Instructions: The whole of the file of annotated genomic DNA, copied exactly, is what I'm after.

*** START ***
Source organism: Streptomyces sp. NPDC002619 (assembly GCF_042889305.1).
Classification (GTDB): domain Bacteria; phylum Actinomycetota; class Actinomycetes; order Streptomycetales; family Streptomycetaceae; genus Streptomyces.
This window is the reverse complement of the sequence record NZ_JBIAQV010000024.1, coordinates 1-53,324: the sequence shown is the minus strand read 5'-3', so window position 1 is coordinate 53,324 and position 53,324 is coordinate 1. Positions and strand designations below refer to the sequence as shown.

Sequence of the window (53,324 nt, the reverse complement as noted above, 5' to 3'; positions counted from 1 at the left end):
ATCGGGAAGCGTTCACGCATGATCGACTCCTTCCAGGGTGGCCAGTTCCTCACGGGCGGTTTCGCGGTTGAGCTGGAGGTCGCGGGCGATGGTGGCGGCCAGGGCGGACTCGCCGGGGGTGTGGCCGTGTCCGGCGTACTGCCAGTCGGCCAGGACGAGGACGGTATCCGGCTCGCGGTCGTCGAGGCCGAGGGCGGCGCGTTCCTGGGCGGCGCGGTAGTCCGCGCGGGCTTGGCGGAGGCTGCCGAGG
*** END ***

Source organism: Streptomyces sp. NPDC002619 (assembly GCF_042889305.1).
Classification (GTDB): domain Bacteria; phylum Actinomycetota; class Actinomycetes; order Streptomycetales; family Streptomycetaceae; genus Streptomyces.
This window is the reverse complement of the sequence record NZ_JBIAQV010000024.1, coordinates 1-53,324: the sequence shown is the minus strand read 5'-3', so window position 1 is coordinate 53,324 and position 53,324 is coordinate 1. Positions and strand designations below refer to the sequence as shown.

Sequence of the window (53,324 nt, the reverse complement as noted above, 5' to 3'; positions counted from 1 at the left end):
ATCGGGAAGCGTTCACGCATGATCGACTCCTTCCAGGGTGGCCAGTTCCTCACGGGCGGTTTCGCGGTTGAGCTGGAGGTCGCGGGCGATGGTGGCGGCCAGGGCGGACTCGCCGGGGGTGTGGCCGTGTCCGGCGTACTGCCAGTCGGCCAGGACGAGGACGGTATCCGGCTCGCGGTCGTCGAGGCCGAGGGCGGCGCGTTCCTGGGCGGCGCGGTAGTCCGCGCGGGCTTGGCGGAGGCTGCCGAGG